- If this was successful, your PC should restart without the BSOD. But if you get the “Startup repair couldn’t repair your PC”, click on the Advanced options button and proceed with the next solution below.
Uninstall Latest Windows Update
According to multiple Windows users, a corrupted update can also potentially cause the “Inaccessible Boot Device” BSOD error. This can happen when essential files go missing during the update or a related driver conflicts with the new one.
Usually, Microsoft releases a hotfix to solve such problems. So, you can uninstall the latest feature/quality update and wait for an official update for the time being. Here’s how you can do it from the Windows Recovery Environment:
- In the Advanced Options window, select Uninstall Updates.
- Start with the first option–Uninstall latest quality update.
- Now, wait for the related page to open up. Then, choose your account and enter the correct password to continue.
- In the next screen, click on the Uninstall quality update button.
- If you hadn’t had a quality update in the past 35 days you’re likely going to get the “We couldn’t find the latest quality update to uninstall” message.
But if it worked for you, it should delete the latest update and boot the Windows normally. Press Done to continue.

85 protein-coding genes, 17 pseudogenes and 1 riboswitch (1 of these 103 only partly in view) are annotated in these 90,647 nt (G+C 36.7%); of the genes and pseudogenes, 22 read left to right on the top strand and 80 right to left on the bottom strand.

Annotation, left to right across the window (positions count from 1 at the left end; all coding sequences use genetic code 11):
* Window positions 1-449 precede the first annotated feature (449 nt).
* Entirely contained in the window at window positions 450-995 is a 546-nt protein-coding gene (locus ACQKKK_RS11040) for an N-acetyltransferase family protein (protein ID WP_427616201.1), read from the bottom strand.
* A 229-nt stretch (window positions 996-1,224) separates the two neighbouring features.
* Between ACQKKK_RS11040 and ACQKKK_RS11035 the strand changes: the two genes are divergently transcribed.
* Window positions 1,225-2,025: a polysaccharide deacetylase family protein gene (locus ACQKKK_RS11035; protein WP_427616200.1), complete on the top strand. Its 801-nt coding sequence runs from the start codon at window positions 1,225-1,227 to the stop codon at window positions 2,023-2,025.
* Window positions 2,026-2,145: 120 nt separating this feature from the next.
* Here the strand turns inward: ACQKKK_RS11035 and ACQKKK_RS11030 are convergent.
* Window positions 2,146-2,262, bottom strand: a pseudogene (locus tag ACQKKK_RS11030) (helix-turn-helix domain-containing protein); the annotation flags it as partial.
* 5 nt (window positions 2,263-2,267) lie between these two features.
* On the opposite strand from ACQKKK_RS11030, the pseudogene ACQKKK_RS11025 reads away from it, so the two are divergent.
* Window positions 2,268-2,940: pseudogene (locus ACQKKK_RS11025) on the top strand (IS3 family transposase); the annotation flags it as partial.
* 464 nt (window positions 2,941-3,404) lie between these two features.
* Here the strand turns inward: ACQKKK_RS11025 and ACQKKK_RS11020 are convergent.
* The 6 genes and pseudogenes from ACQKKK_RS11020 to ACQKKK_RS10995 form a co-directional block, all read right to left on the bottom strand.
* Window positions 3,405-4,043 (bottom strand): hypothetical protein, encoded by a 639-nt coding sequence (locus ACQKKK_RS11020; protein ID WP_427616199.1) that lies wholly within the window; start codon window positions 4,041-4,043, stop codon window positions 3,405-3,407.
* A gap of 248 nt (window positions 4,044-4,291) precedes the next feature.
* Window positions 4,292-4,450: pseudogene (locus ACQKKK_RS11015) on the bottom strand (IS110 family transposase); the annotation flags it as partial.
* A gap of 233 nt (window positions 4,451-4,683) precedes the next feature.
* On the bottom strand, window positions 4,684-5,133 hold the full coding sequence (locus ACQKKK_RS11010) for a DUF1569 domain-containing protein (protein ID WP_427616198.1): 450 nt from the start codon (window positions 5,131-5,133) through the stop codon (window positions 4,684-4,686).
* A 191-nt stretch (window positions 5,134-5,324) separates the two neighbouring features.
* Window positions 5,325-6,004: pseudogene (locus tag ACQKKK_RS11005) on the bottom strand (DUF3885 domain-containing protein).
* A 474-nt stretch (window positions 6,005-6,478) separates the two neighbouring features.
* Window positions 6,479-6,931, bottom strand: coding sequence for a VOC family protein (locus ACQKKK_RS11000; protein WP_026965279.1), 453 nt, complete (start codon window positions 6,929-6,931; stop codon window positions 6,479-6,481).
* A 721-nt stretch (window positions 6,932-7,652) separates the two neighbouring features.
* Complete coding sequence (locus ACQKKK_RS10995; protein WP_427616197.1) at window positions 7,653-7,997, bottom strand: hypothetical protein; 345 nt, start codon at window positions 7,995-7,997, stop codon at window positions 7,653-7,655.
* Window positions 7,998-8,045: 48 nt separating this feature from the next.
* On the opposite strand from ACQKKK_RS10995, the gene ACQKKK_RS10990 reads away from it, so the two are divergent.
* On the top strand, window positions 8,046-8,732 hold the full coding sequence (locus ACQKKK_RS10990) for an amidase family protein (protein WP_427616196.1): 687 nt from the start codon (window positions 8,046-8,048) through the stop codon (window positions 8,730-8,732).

- In case you weren’t able to delete the latest quality update, get to the Uninstall Updates screen again. This time, pick Uninstall latest feature update.
- Next, hit the Uninstall feature update button and wait for it to complete.
- If you got the problem screen as shown below, click on Close, and as recommended in the screen, proceed to reset your PC. But before that, do check out the two solutions below.
Windows System Restore
If the culprit really is a failed or corrupted Windows update, the built-in System Restore feature should come in handy. This will overwrite your current system and take it to a state that never experienced the BSOD. However, this feature becomes useless if you do not have a manual or automatic restore point.
- Boot up your PC in Windows Recovery Environment again.
- Now, get to the Advanced options screen as described earlier and pick System Restore.
- Follow the on-screen instructions to select the restore point and start the system restore.
- Once this completes, your computer should reboot and the system state should be recovered without leading to BSOD.
- If you were able to solve your problem, do not forget to pause the Windows updates. Otherwise, the same update gets installed and you might get back the BSOD too.
Reset and Update BIOS
Even corrupted BIOS and its misconfigured settings often lead to BSODs. Taking this into consideration, it’s a good idea to reset it to factory defaults. The steps to reset BIOS varies on different motherboards (both PCs and laptops).
Here’s a general idea you can take from the demonstrated steps on MSI:
- Force reboot your computer and get to the BIOS screen using the dedicated key.
- From the home interface, pick Settings.
- Then, navigate to Save & Exit.
- Navigate to Restore Defaults.
- A confirmation message should pop up asking you whether to load optimized defaults. Press Yes to move forward.